Quick refried beans

Vegetarian refried Beans
The best refried beans are those made with beans you have soaked overnight and simmered until they are meltingly soft, and then fried with with onion spices and lots of olive oil. Like these refried black beans. In an ideal world, we would always soak and cook our beans but we live in an imperfect world and refried beans with tacos or burritos make such an excellent weeknight family meal, it would be a pity not to have them just because you have had time to cook your beans from scratch.Vegetarian refried beans
These refried beans are super quick and are made from such store cupboard standards: they make a great stand-by meal when you have absolutely no idea what to make for dinner. Once you get your beans simmering away, you can concentrate on making your guacamole, salsa and, with some homemade chapatis from my local Indian shop (it’s hard to get decent ready-made tortillas in Australia), you can have dinner on the table in about half an hour. Not that it’s totally authentic, but still very, very good. The butter added at the end is optional but if you’re not using it, be extra generous with your olive oil. These beans are lighter than the traditional refried beans, which are made with lard, but refried beans shouldn’t be too low fat and virtuous – there’s really no fun in that.
Vegetarian refried beans
Quick refried beans
Adapted from The Splendid Table: How to eat supper

  • 1 large onion chopped
  • 2–4 garlic cloves, finely chopped
  • 1 fresh jalapeno, seeded and finely chopped or 1½ teaspoons of chilli powder of your choice
  • 2 teaspoons of ground cumin
  • 1 x 400 grams can of tomatoes
  • 2 x 400 grams of kidney beans (or any other bean of your choice, drained and rinsed)
  • 1½ cups of water
  • salt and freshly ground black pepper to taste
  • 2 tablespoons of butter (optional)
  1. Heat a 28 cm (10 inch) skillet and cover bottom generously with olive oil. Saute onions with salt and pepper until softened (about 3 minutes).
  2. Add garlic, chilli, cumin and cook until fragrant (about 1 minute). Add tomatoes and crush them with a potato masher as you add to the pan and simmer for about a minute.
  3. Now add the beans and water and bring to a rapid simmer, mashing the beans with a potato masher as they cook. As the beans begin to thicken, you stir the beans around the pan, mashing them all the time. Simmer until the beans thicken, about 10 to 15 minutes
  4. Add butter and season to taste. Garnish with chopped onion and coriander if desired.


  1. Great idea! I never really looked into making refried beans before, thinking that it would be too difficult to do at home. My wife loves refried beans, so this is going in her inbox and on my to-do list. Thanks!

  2. Homemade refried beans are definitely the best! But why kidney beans, when pinto beans are the classic choice? I know they aren’t really available in the UK, but I didn’t think that was the case for Australia. Maybe I am wrong, though. Anyway, I heartily approve of the homemade refrito! So good. 🙂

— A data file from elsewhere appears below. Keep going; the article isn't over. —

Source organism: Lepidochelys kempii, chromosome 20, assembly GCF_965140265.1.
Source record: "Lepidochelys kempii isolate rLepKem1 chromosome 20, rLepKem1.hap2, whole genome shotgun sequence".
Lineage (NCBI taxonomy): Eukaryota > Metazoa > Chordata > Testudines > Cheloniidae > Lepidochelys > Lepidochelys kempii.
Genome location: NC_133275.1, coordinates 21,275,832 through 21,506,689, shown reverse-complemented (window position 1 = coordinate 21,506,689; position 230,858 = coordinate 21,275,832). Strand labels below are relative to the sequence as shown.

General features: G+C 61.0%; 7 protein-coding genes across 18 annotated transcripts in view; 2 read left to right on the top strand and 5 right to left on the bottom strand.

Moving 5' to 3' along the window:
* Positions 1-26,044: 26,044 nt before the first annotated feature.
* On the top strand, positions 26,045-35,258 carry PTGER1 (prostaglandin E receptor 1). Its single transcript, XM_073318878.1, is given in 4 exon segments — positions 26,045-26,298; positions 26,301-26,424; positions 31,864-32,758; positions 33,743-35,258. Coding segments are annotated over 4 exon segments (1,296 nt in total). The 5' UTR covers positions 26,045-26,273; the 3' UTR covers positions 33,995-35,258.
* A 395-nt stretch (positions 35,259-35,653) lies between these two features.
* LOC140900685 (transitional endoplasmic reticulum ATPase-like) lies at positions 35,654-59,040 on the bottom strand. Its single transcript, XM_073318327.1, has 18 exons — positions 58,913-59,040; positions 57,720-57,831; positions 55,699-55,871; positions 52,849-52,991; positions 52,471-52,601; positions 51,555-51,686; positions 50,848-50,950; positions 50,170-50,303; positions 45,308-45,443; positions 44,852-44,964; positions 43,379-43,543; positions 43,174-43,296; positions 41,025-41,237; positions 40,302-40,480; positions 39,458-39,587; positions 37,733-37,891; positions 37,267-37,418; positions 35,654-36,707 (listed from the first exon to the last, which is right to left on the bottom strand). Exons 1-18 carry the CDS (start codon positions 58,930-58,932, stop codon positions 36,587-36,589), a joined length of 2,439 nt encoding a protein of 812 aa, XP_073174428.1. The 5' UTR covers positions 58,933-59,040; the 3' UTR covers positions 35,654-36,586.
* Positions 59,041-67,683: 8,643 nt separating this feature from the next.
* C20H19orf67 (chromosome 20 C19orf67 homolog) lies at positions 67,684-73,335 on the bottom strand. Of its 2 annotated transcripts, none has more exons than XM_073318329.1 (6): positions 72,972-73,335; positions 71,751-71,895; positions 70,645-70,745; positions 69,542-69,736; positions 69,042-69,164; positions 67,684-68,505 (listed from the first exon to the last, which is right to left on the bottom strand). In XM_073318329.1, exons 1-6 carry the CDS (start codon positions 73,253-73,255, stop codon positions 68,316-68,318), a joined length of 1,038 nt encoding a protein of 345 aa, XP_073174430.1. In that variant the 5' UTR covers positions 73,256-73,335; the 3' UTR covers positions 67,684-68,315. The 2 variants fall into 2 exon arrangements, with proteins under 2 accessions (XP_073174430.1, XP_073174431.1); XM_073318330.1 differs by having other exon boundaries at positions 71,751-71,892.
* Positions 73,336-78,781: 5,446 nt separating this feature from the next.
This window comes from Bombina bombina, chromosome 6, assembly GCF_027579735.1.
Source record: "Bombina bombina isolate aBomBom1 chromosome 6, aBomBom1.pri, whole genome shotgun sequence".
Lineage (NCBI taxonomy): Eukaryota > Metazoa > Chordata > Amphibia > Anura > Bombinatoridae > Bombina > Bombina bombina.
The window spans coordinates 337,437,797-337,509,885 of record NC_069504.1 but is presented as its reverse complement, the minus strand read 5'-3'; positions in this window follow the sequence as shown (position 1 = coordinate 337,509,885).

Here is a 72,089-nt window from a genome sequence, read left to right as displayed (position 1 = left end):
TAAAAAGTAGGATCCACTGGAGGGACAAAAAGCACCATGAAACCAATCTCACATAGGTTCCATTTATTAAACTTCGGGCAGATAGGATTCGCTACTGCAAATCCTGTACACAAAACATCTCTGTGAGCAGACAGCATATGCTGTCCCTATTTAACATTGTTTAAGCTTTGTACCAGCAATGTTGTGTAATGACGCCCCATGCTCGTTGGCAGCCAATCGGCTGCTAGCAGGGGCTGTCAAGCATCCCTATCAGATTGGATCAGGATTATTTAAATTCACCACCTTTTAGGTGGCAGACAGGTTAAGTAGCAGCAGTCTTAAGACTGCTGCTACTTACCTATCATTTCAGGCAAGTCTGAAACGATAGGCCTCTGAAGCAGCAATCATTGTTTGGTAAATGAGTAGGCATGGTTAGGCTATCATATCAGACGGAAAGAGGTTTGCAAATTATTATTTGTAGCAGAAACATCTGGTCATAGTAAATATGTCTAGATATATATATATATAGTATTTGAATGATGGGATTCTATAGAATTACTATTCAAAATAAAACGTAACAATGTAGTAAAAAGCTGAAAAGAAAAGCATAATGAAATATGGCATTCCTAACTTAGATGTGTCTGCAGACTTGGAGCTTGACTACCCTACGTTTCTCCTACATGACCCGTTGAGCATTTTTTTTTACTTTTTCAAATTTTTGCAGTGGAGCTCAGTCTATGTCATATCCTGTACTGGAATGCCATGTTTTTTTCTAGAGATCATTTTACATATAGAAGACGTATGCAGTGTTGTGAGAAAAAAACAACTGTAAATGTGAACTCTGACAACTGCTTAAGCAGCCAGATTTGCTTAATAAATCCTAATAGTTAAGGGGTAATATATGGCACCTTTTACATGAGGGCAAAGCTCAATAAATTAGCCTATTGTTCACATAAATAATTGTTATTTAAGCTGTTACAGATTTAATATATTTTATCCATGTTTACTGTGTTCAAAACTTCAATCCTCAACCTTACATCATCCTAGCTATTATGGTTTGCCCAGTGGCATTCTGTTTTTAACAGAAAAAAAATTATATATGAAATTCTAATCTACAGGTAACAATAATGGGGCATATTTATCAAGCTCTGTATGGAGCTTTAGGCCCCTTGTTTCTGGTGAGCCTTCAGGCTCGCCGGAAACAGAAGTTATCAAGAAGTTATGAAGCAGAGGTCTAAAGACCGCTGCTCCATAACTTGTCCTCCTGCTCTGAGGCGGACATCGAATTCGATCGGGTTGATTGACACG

• I’ve never seen canned pinto beans in Australia and canned black beans (my favourite) are very expensive and hard to get which is why I soak and cook my own beans a lot. I usually use a combination of kidney and Italian white beans for these refried beans but you can use any bean or any combination you like.

  3. I am going to sub in white beans as I am not a fan of kidney beans to be honest. American’s are constantly amazed at how we don’t get foods that they use as staples aren’t they? ;). Love this recipe and love Mexican, no matter how much we Aussies have to apply “fusion” to the label. Indo-Mexican 😉

    • I like kidney beans but that’s why I use a combination of kidney and white beans to mellow them out a bit and we really have to improvise and adapt to local ingredients as far as Mexican is concerned.

      • But the good thing is that it’s really adaptable and so long as you have plenty of avocado, sour cream and refried beans with your tortillas, who cares that it isn’t 100% authentic

  4. humble_pie says:

    this looks like a marvellous approach, i am going to do this soonest.

    but may i ask a bookish kind of question, which applies to just about any recipe involving canned beans of any type. Why are we always draining & rinsing the beans, then immediately adding water to the recipe?

    the standard explanation is that we want to drain away the salt & sugar added by the commercial canners. However, that bean liquid in the can must surely also contain minerals, possibly some vitamins, that were leached/soaked out of the beans themselves into the processing water? we are always throwing this away?

    by contrast, we are never draining canned tomatoes but are rather adding all of the processing liquid in the can to a recipe … yet canned tomatoes probably contain the same commercial salt & sugar …

    dull, rhetorical question, i know. Back to the tasty recipe, it looks fast, delicious & oh-so-healthy.

  5. These look delicious, I forgot how much I love beans!

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